Minnesota watershed uses wood chips, wetlands to treat water
HASTINGS, MN - Watershed experts are using wetlands and wood chips to try and reduce nitrate runoff in Vermillion River and other Minnesota waters.
Runoff from local farms has polluted the waters, Minnesota Public Radio reported. High concentrations of nitrates can give adults headaches and cramps, and cause life-threatening blue baby syndrome in infants.
Nitrate levels in groundwater near the river's mouth in Hastings have risen over the past two decades, despite local farmers trying to curb runoff. Recent tests in one of the river's branches detected nitrate levels at more than twice the safe drinking-water standard.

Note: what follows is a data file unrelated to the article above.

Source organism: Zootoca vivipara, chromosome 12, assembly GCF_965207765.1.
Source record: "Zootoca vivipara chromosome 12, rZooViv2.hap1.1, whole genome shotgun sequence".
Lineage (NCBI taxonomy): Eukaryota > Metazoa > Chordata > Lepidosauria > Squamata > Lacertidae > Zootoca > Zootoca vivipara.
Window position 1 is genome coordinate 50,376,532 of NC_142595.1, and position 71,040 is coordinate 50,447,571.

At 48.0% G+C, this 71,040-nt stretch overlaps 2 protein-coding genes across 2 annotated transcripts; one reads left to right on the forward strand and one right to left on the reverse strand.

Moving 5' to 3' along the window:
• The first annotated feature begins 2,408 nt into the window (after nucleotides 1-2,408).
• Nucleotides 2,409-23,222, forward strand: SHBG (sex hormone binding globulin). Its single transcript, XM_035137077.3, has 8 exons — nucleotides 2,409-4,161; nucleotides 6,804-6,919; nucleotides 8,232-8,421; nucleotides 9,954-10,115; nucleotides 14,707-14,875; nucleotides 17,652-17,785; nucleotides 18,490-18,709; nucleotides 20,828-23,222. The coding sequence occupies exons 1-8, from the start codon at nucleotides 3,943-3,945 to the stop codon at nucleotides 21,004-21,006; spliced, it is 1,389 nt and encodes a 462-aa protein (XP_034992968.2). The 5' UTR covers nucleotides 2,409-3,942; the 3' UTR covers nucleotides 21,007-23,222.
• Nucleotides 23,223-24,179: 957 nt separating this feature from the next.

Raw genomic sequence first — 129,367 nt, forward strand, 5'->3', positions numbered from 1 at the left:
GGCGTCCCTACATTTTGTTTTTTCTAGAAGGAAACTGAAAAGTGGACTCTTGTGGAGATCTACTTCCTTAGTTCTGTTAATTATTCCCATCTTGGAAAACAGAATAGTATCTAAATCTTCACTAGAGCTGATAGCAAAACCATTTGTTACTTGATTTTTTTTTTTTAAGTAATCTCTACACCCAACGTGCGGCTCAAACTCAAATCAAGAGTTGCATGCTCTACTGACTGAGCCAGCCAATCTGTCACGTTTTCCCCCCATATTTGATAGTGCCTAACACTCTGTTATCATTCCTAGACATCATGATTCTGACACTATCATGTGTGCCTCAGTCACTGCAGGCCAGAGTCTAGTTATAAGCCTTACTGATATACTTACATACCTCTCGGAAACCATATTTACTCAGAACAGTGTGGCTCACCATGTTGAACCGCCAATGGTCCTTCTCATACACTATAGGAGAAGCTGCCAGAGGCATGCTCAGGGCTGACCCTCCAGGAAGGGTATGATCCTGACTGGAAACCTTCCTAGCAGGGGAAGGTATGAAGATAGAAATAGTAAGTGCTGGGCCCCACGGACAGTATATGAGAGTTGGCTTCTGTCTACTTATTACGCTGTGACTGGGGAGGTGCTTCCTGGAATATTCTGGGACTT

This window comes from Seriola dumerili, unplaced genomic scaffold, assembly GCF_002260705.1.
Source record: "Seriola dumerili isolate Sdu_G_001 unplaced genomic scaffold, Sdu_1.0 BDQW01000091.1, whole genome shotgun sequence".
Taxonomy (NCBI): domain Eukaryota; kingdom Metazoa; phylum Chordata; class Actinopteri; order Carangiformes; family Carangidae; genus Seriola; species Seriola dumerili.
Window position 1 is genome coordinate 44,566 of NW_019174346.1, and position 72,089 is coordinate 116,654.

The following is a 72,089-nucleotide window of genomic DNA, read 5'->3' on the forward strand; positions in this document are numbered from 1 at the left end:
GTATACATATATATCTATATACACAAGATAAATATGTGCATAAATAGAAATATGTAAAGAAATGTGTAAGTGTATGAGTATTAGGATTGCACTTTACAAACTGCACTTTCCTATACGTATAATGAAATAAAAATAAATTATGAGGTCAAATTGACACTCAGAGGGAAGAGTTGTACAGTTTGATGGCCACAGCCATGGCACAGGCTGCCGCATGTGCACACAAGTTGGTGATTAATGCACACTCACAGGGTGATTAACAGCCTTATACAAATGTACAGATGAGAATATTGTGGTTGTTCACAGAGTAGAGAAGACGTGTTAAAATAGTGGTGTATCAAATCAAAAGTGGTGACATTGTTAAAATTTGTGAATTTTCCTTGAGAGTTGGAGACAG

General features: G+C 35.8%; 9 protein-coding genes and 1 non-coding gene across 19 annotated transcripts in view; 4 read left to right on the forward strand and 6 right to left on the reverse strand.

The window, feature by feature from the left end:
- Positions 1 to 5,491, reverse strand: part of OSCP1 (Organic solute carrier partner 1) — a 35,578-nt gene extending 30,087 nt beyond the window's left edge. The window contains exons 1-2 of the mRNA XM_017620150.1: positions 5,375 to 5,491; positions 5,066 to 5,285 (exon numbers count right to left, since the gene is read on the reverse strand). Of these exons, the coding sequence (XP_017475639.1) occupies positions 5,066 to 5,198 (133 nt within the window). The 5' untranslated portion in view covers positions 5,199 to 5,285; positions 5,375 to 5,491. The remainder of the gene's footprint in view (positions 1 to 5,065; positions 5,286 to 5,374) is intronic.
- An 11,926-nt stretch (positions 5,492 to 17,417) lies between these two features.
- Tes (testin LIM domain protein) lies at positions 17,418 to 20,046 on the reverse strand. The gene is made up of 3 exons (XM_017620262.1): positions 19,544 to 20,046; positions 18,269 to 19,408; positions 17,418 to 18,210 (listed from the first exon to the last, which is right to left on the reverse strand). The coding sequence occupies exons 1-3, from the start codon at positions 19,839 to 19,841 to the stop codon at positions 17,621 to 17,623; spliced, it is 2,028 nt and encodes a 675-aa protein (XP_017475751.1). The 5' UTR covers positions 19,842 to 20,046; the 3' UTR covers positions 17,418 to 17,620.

Vermillion River Watershed experts have created a 3-acre artificial wetland with more than 1,000 cubic yards of wood chips mixed into the topsoil in an effort to filter out those nitrates. There's an additional 5-acre wetland that can be used for overflow when the first wetland is full.
Wetlands are effective natural filters for water, according to a recent University of Minnesota study. The bacteria that grow on wood chips are also useful nitrate filters, said Travis Thiel, Vermillion's senior watershed specialist.
"These specific bacteria ... they more or less feed on the nitrate," he said.
Vegetation will need to grow in the area before the experiment is fully functional. Then water can be rerouted to fill the wetland.
The project is estimated to cost between $200,000 and $300,000 and could last up to 30 years, Thiel said. The watershed organization estimates the project will treat 13,600 pounds of nitrate annually.
If the hybrid treatment method is successful, it could be used more widely at other Minnesota waters, the watershed organization said.